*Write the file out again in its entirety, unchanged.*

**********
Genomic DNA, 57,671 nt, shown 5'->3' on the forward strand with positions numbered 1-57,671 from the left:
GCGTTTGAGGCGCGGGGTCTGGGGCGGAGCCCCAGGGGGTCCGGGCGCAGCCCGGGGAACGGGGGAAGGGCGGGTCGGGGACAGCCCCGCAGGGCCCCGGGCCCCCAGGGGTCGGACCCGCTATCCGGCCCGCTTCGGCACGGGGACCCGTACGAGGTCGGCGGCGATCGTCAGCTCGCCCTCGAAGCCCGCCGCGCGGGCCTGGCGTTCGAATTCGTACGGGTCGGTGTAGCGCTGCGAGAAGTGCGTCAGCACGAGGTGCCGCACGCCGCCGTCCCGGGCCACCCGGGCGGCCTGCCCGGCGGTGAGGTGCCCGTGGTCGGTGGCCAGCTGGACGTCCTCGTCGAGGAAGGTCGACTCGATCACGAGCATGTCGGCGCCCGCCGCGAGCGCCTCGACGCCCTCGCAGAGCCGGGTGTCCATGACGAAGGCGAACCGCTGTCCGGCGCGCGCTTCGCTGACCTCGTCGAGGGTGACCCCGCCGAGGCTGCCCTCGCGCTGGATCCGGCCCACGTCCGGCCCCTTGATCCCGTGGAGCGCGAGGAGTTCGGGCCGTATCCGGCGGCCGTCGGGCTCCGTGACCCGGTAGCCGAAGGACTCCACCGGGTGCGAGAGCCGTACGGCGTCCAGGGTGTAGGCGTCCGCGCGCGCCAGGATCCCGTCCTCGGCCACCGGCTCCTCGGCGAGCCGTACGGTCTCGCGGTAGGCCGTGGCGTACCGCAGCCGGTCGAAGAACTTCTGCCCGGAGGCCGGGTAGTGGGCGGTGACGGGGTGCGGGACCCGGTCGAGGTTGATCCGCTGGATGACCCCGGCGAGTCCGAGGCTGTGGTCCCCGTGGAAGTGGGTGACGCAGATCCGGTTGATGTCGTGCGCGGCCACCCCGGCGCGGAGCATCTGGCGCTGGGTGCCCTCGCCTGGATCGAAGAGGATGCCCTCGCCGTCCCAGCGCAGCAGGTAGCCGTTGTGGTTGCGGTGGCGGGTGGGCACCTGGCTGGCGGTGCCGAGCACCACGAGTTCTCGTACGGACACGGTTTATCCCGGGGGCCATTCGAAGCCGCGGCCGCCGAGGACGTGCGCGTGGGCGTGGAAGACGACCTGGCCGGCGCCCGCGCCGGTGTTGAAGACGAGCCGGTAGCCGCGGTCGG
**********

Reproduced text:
Genomic DNA, 57,671 nt, shown 5'->3' on the forward strand with positions numbered 1-57,671 from the left:
GCGTTTGAGGCGCGGGGTCTGGGGCGGAGCCCCAGGGGGTCCGGGCGCAGCCCGGGGAACGGGGGAAGGGCGGGTCGGGGACAGCCCCGCAGGGCCCCGGGCCCCCAGGGGTCGGACCCGCTATCCGGCCCGCTTCGGCACGGGGACCCGTACGAGGTCGGCGGCGATCGTCAGCTCGCCCTCGAAGCCCGCCGCGCGGGCCTGGCGTTCGAATTCGTACGGGTCGGTGTAGCGCTGCGAGAAGTGCGTCAGCACGAGGTGCCGCACGCCGCCGTCCCGGGCCACCCGGGCGGCCTGCCCGGCGGTGAGGTGCCCGTGGTCGGTGGCCAGCTGGACGTCCTCGTCGAGGAAGGTCGACTCGATCACGAGCATGTCGGCGCCCGCCGCGAGCGCCTCGACGCCCTCGCAGAGCCGGGTGTCCATGACGAAGGCGAACCGCTGTCCGGCGCGCGCTTCGCTGACCTCGTCGAGGGTGACCCCGCCGAGGCTGCCCTCGCGCTGGATCCGGCCCACGTCCGGCCCCTTGATCCCGTGGAGCGCGAGGAGTTCGGGCCGTATCCGGCGGCCGTCGGGCTCCGTGACCCGGTAGCCGAAGGACTCCACCGGGTGCGAGAGCCGTACGGCGTCCAGGGTGTAGGCGTCCGCGCGCGCCAGGATCCCGTCCTCGGCCACCGGCTCCTCGGCGAGCCGTACGGTCTCGCGGTAGGCCGTGGCGTACCGCAGCCGGTCGAAGAACTTCTGCCCGGAGGCCGGGTAGTGGGCGGTGACGGGGTGCGGGACCCGGTCGAGGTTGATCCGCTGGATGACCCCGGCGAGTCCGAGGCTGTGGTCCCCGTGGAAGTGGGTGACGCAGATCCGGTTGATGTCGTGCGCGGCCACCCCGGCGCGGAGCATCTGGCGCTGGGTGCCCTCGCCTGGATCGAAGAGGATGCCCTCGCCGTCCCAGCGCAGCAGGTAGCCGTTGTGGTTGCGGTGGCGGGTGGGCACCTGGCTGGCGGTGCCGAGCACCACGAGTTCTCGTACGGACACGGTTTATCCCGGGGGCCATTCGAAGCCGCGGCCGCCGAGGACGTGCGCGTGGGCGTGGAAGACGACCTGGCCGGCGCCCGCGCCGGTGTTGAAGACGAGCCGGTAGCCGCGGTCGG